(7%),dizziness, fatigue, constipation, dose-related reversible
• Hepatotoxic- monitor LFTs
• Pregnancy Category C
• Patient Education:
– Medical alert identification
– DC 24-48 hr prior to procedures where opioids are needed
Naltrexone IM (Vivitrol)
• Once monthly IM naltrexone formulation
• Increases compliance/adherence
• Watch for injection site reactions
– Cellulitis, hematoma, abscess
Acamprosate (Campral)
• MOA: glutamate modulator at the NMDA receptor
resulting in dec. craving
• Efficacy:
– More effective than naltrexone in maintaining abstinence
– Combination of acamprosate + naltrexone appears to be
more efficacious than acamprosate alone
• ADRs: >10% = diarrhea, flatulence, syncope, dizziness,
edema, insomnia, anxiety, headache, nausea
• Precautions:
– Moderate renal impairment
• Dec. dose in renal impariment; Not rec. if Clcr < 30ml/min
– Depression/suicidality
– Pregnancy- Category C
Substance Abuse Pharm: Tobacco

Slides adapted and used with permission from Erin Adams PharmD
Three general classes of FDA-approved
drugs for smoking cessation:
 Nicotine replacement therapy (NRT)
 Nicotine gum, patch, lozenge, nasal spray (Rx),
inhaler (Rx)
 Psychotropics
 Sustained-release bupropion (Zyban) (Rx)
 Partial nicotinic receptor agonist
 Varenicline (Chantix) (Rx)

Reduces physical withdrawal from

Allows patient to focus on behavioral
and psychological aspects of tobacco



Patients with underlying cardiovascular

– MI within past 2 weeks
– Serious arrhythmias
– Serious or worsening angina

• MOA: Atypical antidepressant

thought to affect levels of various
brain neurotransmitters
– Dopamine
– Norepinephrine
• Clinical effects
–  craving for cigarettes
–  symptoms of nicotine withdrawal
• Contraindications: • Precautions:
– Patients with a – History of seizure/
seizure disorder meds that lower
– Patients taking seizure threshold
• Wellbutrin, Wellbutrin (antipsychotics,
SR, Wellbutrin XL antidep, theophylline,
• MAO inhibitors in systemic steroids
preceding 14 days – Bipolar patients
– Anorexia or bulimia – History of cranial
nervosa (↑seizure risk) trauma
– Abrupt d/c of alcohol or – severe hepatic
sedatives cirrhosis

Patients should begin therapy 1 to 2 weeks PRIOR

to their quit date to ensure that therapeutic plasma levels of the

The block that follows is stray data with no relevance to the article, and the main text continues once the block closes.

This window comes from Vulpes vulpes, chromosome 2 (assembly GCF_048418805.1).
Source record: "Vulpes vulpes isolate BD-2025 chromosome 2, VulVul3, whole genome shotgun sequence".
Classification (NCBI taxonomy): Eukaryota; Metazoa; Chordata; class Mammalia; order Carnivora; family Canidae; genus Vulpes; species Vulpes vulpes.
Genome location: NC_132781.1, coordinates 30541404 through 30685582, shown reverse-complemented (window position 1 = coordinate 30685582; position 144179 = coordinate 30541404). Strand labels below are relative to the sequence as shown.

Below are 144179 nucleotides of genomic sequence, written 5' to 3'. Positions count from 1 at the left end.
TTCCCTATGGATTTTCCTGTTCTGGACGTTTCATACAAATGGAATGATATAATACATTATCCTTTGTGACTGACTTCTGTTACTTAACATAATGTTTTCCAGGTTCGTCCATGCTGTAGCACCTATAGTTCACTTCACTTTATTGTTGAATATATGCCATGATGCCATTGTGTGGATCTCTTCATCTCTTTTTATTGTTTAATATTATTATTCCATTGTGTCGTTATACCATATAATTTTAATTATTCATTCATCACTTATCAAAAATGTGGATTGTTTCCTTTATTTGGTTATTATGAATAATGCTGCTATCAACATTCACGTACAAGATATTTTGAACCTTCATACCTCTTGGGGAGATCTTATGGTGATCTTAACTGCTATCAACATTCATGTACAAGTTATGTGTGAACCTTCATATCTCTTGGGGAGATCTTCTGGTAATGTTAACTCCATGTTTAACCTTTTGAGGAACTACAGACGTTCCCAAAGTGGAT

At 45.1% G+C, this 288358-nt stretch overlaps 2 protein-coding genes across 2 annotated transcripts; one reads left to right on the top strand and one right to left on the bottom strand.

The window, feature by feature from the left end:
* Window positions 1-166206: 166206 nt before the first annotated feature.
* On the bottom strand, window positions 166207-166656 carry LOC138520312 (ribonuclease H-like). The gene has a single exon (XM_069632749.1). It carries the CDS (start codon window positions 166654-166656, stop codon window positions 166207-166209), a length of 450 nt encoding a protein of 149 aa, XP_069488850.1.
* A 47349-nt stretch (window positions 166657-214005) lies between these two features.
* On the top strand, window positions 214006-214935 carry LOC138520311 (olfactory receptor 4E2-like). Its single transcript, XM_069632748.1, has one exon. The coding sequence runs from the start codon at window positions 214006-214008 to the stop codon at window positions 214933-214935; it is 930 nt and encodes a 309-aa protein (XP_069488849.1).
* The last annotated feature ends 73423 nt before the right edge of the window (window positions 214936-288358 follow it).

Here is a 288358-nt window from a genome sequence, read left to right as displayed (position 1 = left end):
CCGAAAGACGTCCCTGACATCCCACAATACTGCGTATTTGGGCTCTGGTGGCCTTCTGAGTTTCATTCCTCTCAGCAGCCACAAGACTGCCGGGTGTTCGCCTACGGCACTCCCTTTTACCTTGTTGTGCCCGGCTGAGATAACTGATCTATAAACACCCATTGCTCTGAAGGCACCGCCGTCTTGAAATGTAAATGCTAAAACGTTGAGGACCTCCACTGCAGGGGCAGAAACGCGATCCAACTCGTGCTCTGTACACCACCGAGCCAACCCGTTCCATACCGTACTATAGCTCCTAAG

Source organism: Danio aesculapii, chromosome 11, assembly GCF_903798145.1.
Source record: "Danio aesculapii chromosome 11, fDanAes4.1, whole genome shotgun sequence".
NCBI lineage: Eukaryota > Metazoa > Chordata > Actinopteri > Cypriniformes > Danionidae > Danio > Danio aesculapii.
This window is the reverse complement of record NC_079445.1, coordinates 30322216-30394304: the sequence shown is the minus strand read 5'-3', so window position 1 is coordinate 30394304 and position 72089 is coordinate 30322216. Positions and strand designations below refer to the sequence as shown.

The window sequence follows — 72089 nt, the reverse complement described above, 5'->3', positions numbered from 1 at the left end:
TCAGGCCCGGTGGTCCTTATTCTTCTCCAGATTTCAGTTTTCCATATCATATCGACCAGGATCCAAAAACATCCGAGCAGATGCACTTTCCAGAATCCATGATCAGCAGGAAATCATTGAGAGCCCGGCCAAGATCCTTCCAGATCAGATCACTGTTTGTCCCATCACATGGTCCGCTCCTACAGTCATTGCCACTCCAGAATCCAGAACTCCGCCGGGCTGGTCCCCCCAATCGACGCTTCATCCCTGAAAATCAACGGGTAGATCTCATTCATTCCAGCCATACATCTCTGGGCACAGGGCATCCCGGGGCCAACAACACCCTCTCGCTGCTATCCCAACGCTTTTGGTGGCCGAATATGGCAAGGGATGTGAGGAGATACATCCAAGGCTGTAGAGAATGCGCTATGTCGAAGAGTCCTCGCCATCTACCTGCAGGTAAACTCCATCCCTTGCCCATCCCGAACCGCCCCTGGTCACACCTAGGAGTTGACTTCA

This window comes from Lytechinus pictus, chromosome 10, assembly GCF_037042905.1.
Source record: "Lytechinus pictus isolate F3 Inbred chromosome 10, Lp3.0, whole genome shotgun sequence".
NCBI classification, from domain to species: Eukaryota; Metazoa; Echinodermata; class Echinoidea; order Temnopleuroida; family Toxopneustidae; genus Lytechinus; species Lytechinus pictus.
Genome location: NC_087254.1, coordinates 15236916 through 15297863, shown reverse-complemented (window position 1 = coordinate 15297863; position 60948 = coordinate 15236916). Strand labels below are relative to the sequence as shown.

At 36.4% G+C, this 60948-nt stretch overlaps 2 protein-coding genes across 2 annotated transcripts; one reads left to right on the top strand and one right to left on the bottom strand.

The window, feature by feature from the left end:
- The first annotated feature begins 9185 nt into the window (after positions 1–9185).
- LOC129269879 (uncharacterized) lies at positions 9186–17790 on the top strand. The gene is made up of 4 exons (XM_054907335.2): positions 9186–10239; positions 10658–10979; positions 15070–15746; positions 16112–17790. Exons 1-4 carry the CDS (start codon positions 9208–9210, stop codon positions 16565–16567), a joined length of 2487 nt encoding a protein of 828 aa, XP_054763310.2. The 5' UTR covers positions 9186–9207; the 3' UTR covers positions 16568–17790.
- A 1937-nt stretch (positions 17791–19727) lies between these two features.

drug are achieved.

Initial treatment
 150 mg po q AM x 3 days

 150 mg po bid
 Duration, 7–12 weeks
Chantix (Pfizer)

cessation aid
Partial nicotinic
receptor agonist

Patients should begin therapy 1 week PRIOR to their

quit date. Can also begin therapy and taper cigarettes in first 12
Treatment Day Dose
0.5 mg
Day 1 to day 3
Initial qd
0.5 mg
titration Day 4 to day 7
Day 8 to end of treatment* 1 mg bid

* Up to 12 weeks
• Common: • Post-marketing
– Nausea – Dizziness/falls/loss
– Sleep disturbances (insomnia, of consciousness
abnormal dreams) – Cardiac rhythm
– Constipation disturbances
– Flatulence – Acute MI
– Vomiting – Severe skin
• Neuropsychiatric
– Seizures
– Diabetes
• Cardiovascular effects – Spasms
Substance Abuse Pharm: Opiates
Methadone Prescribing Laws
• In the treatment of detoxification or
maintenance, methadone can only be used by
Opiate Treatment Programs (OTP) that are
accredited by Center for Substance Abuse
• Above is waived if patients are admitted for a life
threatening condition that requires methadone to
stabilize their opioid dependence while in the
– May prescribe to opioid dependent pt up to 72 hr as
bridge to treatment entry
Office-based opioid treatment
YES PAs can prescribe with special waiver
• Evolved after passage of the Drug Addiction Treatment
Act of 2000 (DATA 2000)- Updated with Comprehensive
Addiction and Recovery Act of 2016 (CARA 2016)
• CARA 2016 expanded prescribing for buprenorphine to
PAs and NPs
– Can apply to become waivered to prescribe
buprenorphine for opiate addiction
– Obtain 24 hr training course
– Can treat up to 30 patients in first year
– Option to increase to up to 100 patients after 1 year if
certain conditions met
– Defers to state law as to if PA/NP must work with a
physician in a supervisory or collaborative manner
Buprenorphine Pharmacology
• A mu receptor partial-agonist and an antagonist at kappa
• High affinity for the mu receptor but low efficacy; thus producing
a dose-related response with a ceiling effect
• High affinity for mu may displace other opioids from the receptor
and cause withdrawal sx
– Start in office AFTER pt shows signs of withdrawal
• Partial agonism:
– Does not activate the mu receptor fully, therefore has a ceiling effect
– Larger doses do NOT lead to greater agonist effect
– 16mg buprenorphine = 60mg methadone
– Methadone is a full agonist and has no ceiling effect
• ↑safety for outpatient use dt ↓ respiratory depression
(compared to methadone)
• Subutex (buprenorphine): CIII
– Use at beginning of tx to dec. risk of withdrawal
– Available as SL tabs
• Suboxone(buprenorpine/naloxone): CIII
– Use in maintenance management
– Naloxone: added to guard against IV abuse of